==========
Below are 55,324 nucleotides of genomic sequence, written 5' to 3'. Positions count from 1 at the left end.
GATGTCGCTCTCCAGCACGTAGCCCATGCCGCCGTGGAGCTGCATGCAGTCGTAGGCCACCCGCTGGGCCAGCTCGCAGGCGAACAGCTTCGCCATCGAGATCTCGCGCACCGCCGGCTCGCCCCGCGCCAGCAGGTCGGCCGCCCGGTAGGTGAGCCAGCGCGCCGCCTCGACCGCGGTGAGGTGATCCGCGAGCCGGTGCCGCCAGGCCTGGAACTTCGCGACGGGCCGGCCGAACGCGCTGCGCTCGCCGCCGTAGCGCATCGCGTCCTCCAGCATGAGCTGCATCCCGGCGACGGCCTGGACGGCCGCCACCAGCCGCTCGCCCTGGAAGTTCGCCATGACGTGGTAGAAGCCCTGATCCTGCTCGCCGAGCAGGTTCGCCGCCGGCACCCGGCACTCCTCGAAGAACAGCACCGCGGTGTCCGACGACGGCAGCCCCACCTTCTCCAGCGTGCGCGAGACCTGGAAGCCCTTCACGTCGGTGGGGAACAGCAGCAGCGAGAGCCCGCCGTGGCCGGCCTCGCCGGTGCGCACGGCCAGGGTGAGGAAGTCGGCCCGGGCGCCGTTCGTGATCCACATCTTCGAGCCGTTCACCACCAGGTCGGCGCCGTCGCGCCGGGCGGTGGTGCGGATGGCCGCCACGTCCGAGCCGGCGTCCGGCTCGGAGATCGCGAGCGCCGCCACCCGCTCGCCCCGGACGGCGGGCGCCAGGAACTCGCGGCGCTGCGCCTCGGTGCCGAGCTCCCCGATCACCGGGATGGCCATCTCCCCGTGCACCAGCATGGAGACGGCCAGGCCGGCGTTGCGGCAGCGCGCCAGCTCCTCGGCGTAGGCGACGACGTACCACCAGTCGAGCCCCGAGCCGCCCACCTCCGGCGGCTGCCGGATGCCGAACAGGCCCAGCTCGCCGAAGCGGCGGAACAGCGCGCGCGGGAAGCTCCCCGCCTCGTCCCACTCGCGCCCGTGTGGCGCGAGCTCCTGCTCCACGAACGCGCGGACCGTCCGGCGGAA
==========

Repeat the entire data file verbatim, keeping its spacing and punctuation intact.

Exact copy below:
Below are 55,324 nucleotides of genomic sequence, written 5' to 3'. Positions count from 1 at the left end.
GATGTCGCTCTCCAGCACGTAGCCCATGCCGCCGTGGAGCTGCATGCAGTCGTAGGCCACCCGCTGGGCCAGCTCGCAGGCGAACAGCTTCGCCATCGAGATCTCGCGCACCGCCGGCTCGCCCCGCGCCAGCAGGTCGGCCGCCCGGTAGGTGAGCCAGCGCGCCGCCTCGACCGCGGTGAGGTGATCCGCGAGCCGGTGCCGCCAGGCCTGGAACTTCGCGACGGGCCGGCCGAACGCGCTGCGCTCGCCGCCGTAGCGCATCGCGTCCTCCAGCATGAGCTGCATCCCGGCGACGGCCTGGACGGCCGCCACCAGCCGCTCGCCCTGGAAGTTCGCCATGACGTGGTAGAAGCCCTGATCCTGCTCGCCGAGCAGGTTCGCCGCCGGCACCCGGCACTCCTCGAAGAACAGCACCGCGGTGTCCGACGACGGCAGCCCCACCTTCTCCAGCGTGCGCGAGACCTGGAAGCCCTTCACGTCGGTGGGGAACAGCAGCAGCGAGAGCCCGCCGTGGCCGGCCTCGCCGGTGCGCACGGCCAGGGTGAGGAAGTCGGCCCGGGCGCCGTTCGTGATCCACATCTTCGAGCCGTTCACCACCAGGTCGGCGCCGTCGCGCCGGGCGGTGGTGCGGATGGCCGCCACGTCCGAGCCGGCGTCCGGCTCGGAGATCGCGAGCGCCGCCACCCGCTCGCCCCGGACGGCGGGCGCCAGGAACTCGCGGCGCTGCGCCTCGGTGCCGAGCTCCCCGATCACCGGGATGGCCATCTCCCCGTGCACCAGCATGGAGACGGCCAGGCCGGCGTTGCGGCAGCGCGCCAGCTCCTCGGCGTAGGCGACGACGTACCACCAGTCGAGCCCCGAGCCGCCCACCTCCGGCGGCTGCCGGATGCCGAACAGGCCCAGCTCGCCGAAGCGGCGGAACAGCGCGCGCGGGAAGCTCCCCGCCTCGTCCCACTCGCGCCCGTGTGGCGCGAGCTCCTGCTCCACGAACGCGCGGACCGTCCGGCGGAA